Burn the Orphanage is back, and this time it’s an ongoing monthly book, kicking off with part one of the five-part Reign of Terror miniseries. The story picks up where the last issue, Wise Blood, left off, where Rock was transported back home after an interplanetary adventure and straight into harm’s way. But, the world that Rock knew only two months ago is gone, and he finds himself in a dystopian, dangerous futurescape that he doesn’t understand. Luckily, some familiar faces are there to help introduce him to this new world, including his best friends Lex and Bear, and his girlfriend Jess. One thing that never changes, though, is the need for butt kicking, and Rock and company are still as awesome at that as ever, no matter the enemy or the circumstances.
Reign of Terror is longer than the original Burn the Orphanage: Born to Lose trilogy, which was made up of three individual, yet still interconnected, stories, and it is obvious that co-writers Daniel Freedman and Sina Grace have big plans for their heroes, having more time to delve into character development and emotional complexity, to build up the world, and to provide context and backstory that goes deeper than an issue or two. Due to this, this first issue is a little heavy on exposition, as everyone tries to bring Rock up to speed on the way the world is now. But, thankfully, Freedman and Grace are well aware of this and humorously call attention to it, assuring us that they know what they’re doing and are in control of their story. For my money, some of the best, funniest dialogue comes from Lex, and I greatly look forward to seeing how these characters grow and interact as Reign of Terror continues. Grace’s artwork here is a little rougher, a little grittier than in the original trilogy, and it took me a few pages to get accustomed to the new style, but it eventually grew on me. The action is still hard-hitting, fast, and exciting, and this new nemesis is unlike anything Rock has faced before. He’s fought demons and otherworldly creatures, so it will be interesting to see how he adapts to this new foe and this new alien environment. Also new is Renee Keyes on colors, and she helps to contribute to this new, unique artistic vision.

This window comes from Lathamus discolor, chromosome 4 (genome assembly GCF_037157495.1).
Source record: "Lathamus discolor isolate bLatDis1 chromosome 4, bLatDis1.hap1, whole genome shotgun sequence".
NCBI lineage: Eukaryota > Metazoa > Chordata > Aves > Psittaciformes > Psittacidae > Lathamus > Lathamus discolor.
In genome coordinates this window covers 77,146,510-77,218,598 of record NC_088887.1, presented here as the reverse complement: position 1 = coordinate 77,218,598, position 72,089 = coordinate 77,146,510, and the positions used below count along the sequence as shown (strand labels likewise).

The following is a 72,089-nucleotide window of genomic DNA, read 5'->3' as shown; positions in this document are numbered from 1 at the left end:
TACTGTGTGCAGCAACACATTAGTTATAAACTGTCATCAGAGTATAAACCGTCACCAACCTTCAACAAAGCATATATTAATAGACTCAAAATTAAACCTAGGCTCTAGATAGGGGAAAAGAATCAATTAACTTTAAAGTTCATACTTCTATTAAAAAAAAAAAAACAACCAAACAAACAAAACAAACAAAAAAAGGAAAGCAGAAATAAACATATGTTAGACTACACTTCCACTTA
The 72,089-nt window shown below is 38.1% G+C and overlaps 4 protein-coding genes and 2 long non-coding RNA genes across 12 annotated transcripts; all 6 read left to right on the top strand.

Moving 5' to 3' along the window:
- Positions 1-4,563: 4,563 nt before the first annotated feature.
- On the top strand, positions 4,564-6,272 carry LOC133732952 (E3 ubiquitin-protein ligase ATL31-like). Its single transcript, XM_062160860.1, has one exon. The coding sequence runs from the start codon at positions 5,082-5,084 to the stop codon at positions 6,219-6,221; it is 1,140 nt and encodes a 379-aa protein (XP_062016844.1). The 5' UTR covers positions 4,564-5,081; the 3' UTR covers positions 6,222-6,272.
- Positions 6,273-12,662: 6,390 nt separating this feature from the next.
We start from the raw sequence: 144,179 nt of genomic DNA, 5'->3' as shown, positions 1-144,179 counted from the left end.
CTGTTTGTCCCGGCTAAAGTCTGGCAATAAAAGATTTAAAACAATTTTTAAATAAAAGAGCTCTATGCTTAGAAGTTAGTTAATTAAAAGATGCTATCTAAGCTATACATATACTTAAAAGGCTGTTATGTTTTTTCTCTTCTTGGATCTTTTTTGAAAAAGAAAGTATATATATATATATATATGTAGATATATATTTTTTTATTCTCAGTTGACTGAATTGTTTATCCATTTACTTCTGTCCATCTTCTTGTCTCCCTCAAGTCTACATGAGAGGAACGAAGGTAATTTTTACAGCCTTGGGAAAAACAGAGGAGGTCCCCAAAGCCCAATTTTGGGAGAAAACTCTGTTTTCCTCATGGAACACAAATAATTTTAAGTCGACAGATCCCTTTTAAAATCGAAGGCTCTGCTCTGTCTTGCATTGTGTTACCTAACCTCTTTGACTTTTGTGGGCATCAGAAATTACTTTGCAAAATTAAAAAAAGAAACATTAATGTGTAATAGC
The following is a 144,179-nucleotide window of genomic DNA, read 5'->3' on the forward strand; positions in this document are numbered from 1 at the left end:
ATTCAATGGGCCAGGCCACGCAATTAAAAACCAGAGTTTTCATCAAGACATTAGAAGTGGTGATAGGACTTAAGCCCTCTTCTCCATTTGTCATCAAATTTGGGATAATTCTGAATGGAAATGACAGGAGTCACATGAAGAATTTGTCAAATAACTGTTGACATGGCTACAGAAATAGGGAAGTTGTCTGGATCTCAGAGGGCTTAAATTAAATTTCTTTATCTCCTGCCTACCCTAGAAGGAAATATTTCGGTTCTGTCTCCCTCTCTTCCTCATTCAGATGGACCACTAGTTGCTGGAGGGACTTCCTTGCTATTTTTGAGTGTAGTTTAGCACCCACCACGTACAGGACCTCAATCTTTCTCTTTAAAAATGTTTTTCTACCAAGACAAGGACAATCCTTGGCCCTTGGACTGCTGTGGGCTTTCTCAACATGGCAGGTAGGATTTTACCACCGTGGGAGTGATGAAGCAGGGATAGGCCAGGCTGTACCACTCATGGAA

As always and always enjoyed, Freedman and Grace pay homage to some classic genres and genre tropes, but that’s all you’ll get out of me; the rest is for you to discover on your own. If you’ve been reading Burn the Orphanage from the beginning like I have, you’ll be intrigued and enthusiastic to see where this ambitious five-part story leads, and you already know you’re in for some unexpected revelations and outrageous battles. If you’ve never read Burn the Orphanage before, then Reign of Terror is the perfect place to start. Then, if you want to see how it all began, and if you’re curious as to why the series is called Burn the Orphanage, check out the Born to Lose trade paperback and get in good with Rock, Lex, and Bear, because you want to be on their side once things get crazy. And, in Freedman and Grace’s world, things eventually always get crazy, and that couldn’t make me happier.